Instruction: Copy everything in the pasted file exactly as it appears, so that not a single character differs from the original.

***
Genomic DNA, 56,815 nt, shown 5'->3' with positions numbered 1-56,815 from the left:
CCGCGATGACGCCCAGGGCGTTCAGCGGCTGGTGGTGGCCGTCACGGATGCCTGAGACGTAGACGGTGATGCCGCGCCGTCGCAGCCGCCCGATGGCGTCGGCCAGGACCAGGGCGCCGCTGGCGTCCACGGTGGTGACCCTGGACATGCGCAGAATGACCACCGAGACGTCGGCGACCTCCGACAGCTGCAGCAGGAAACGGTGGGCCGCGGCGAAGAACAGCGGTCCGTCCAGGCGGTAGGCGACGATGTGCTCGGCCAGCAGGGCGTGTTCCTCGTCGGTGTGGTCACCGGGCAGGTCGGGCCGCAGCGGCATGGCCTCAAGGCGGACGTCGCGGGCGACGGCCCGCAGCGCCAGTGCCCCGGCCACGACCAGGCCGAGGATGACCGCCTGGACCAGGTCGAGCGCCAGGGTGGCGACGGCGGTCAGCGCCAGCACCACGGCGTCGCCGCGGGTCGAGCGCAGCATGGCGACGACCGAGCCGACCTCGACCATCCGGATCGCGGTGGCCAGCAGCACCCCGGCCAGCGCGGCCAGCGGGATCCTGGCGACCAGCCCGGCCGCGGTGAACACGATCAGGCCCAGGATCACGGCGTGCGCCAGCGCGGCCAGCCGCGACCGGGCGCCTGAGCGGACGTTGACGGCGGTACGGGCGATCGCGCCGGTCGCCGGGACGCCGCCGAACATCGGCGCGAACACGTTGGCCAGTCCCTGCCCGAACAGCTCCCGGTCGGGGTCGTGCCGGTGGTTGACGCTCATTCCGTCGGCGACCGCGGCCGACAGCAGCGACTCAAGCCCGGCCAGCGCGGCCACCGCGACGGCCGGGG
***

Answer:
Genomic DNA, 56,815 nt, shown 5'->3' with positions numbered 1-56,815 from the left:
CCGCGATGACGCCCAGGGCGTTCAGCGGCTGGTGGTGGCCGTCACGGATGCCTGAGACGTAGACGGTGATGCCGCGCCGTCGCAGCCGCCCGATGGCGTCGGCCAGGACCAGGGCGCCGCTGGCGTCCACGGTGGTGACCCTGGACATGCGCAGAATGACCACCGAGACGTCGGCGACCTCCGACAGCTGCAGCAGGAAACGGTGGGCCGCGGCGAAGAACAGCGGTCCGTCCAGGCGGTAGGCGACGATGTGCTCGGCCAGCAGGGCGTGTTCCTCGTCGGTGTGGTCACCGGGCAGGTCGGGCCGCAGCGGCATGGCCTCAAGGCGGACGTCGCGGGCGACGGCCCGCAGCGCCAGTGCCCCGGCCACGACCAGGCCGAGGATGACCGCCTGGACCAGGTCGAGCGCCAGGGTGGCGACGGCGGTCAGCGCCAGCACCACGGCGTCGCCGCGGGTCGAGCGCAGCATGGCGACGACCGAGCCGACCTCGACCATCCGGATCGCGGTGGCCAGCAGCACCCCGGCCAGCGCGGCCAGCGGGATCCTGGCGACCAGCCCGGCCGCGGTGAACACGATCAGGCCCAGGATCACGGCGTGCGCCAGCGCGGCCAGCCGCGACCGGGCGCCTGAGCGGACGTTGACGGCGGTACGGGCGATCGCGCCGGTCGCCGGGACGCCGCCGAACATCGGCGCGAACACGTTGGCCAGTCCCTGCCCGAACAGCTCCCGGTCGGGGTCGTGCCGGTGGTTGACGCTCATTCCGTCGGCGACCGCGGCCGACAGCAGCGACTCAAGCCCGGCCAGCGCGGCCACCGCGACGGCCGGGG